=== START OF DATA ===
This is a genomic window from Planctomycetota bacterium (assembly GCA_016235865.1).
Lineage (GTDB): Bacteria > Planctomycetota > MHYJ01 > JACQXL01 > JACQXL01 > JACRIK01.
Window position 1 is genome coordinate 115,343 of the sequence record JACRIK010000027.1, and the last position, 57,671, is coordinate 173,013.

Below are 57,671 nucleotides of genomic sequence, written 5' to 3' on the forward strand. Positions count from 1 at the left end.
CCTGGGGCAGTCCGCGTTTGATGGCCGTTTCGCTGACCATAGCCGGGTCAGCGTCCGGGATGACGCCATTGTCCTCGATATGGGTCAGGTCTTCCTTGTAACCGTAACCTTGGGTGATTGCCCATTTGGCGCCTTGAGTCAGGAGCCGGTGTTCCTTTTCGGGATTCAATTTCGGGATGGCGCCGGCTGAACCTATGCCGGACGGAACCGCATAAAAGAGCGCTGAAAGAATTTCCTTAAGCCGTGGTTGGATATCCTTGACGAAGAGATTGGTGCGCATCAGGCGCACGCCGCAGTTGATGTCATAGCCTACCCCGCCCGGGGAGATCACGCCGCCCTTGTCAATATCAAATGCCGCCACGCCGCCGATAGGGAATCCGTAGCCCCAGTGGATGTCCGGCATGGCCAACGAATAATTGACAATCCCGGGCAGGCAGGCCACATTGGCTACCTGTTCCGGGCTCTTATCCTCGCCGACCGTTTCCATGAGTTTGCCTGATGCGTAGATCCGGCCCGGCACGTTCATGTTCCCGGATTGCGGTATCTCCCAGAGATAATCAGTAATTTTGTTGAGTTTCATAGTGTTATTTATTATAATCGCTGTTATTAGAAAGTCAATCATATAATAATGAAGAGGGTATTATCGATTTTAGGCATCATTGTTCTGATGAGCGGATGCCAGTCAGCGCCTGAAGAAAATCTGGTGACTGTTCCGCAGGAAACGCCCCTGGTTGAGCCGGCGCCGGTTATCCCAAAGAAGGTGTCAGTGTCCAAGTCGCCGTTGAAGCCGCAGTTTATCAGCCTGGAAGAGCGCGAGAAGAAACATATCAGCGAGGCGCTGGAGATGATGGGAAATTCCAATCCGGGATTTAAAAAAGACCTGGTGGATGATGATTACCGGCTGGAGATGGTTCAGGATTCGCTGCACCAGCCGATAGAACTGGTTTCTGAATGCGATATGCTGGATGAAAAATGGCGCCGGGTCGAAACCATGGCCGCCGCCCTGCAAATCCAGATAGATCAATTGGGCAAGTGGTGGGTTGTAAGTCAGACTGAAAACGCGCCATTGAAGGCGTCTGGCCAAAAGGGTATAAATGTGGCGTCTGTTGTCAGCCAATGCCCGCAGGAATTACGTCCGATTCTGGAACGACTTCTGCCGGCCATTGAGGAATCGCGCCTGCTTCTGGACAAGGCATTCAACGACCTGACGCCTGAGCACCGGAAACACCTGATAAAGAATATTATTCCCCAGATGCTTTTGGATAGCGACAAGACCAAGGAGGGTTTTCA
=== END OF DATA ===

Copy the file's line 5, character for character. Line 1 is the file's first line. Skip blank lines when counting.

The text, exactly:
CCTGGGGCAGTCCGCGTTTGATGGCCGTTTCGCTGACCATAGCCGGGTCAGCGTCCGGGATGACGCCATTGTCCTCGATATGGGTCAGGTCTTCCTTGTAACCGTAACCTTGGGTGATTGCCCATTTGGCGCCTTGAGTCAGGAGCCGGTGTTCCTTTTCGGGATTCAATTTCGGGATGGCGCCGGCTGAACCTATGCCGGACGGAACCGCATAAAAGAGCGCTGAAAGAATTTCCTTAAGCCGTGGTTGGATATCCTTGACGAAGAGATTGGTGCGCATCAGGCGCACGCCGCAGTTGATGTCATAGCCTACCCCGCCCGGGGAGATCACGCCGCCCTTGTCAATATCAAATGCCGCCACGCCGCCGATAGGGAATCCGTAGCCCCAGTGGATGTCCGGCATGGCCAACGAATAATTGACAATCCCGGGCAGGCAGGCCACATTGGCTACCTGTTCCGGGCTCTTATCCTCGCCGACCGTTTCCATGAGTTTGCCTGATGCGTAGATCCGGCCCGGCACGTTCATGTTCCCGGATTGCGGTATCTCCCAGAGATAATCAGTAATTTTGTTGAGTTTCATAGTGTTATTTATTATAATCGCTGTTATTAGAAAGTCAATCATATAATAATGAAGAGGGTATTATCGATTTTAGGCATCATTGTTCTGATGAGCGGATGCCAGTCAGCGCCTGAAGAAAATCTGGTGACTGTTCCGCAGGAAACGCCCCTGGTTGAGCCGGCGCCGGTTATCCCAAAGAAGGTGTCAGTGTCCAAGTCGCCGTTGAAGCCGCAGTTTATCAGCCTGGAAGAGCGCGAGAAGAAACATATCAGCGAGGCGCTGGAGATGATGGGAAATTCCAATCCGGGATTTAAAAAAGACCTGGTGGATGATGATTACCGGCTGGAGATGGTTCAGGATTCGCTGCACCAGCCGATAGAACTGGTTTCTGAATGCGATATGCTGGATGAAAAATGGCGCCGGGTCGAAACCATGGCCGCCGCCCTGCAAATCCAGATAGATCAATTGGGCAAGTGGTGGGTTGTAAGTCAGACTGAAAACGCGCCATTGAAGGCGTCTGGCCAAAAGGGTATAAATGTGGCGTCTGTTGTCAGCCAATGCCCGCAGGAATTACGTCCGATTCTGGAACGACTTCTGCCGGCCATTGAGGAATCGCGCCTGCTTCTGGACAAGGCATTCAACGACCTGACGCCTGAGCACCGGAAACACCTGATAAAGAATATTATTCCCCAGATGCTTTTGGATAGCGACAAGACCAAGGAGGGTTTTCA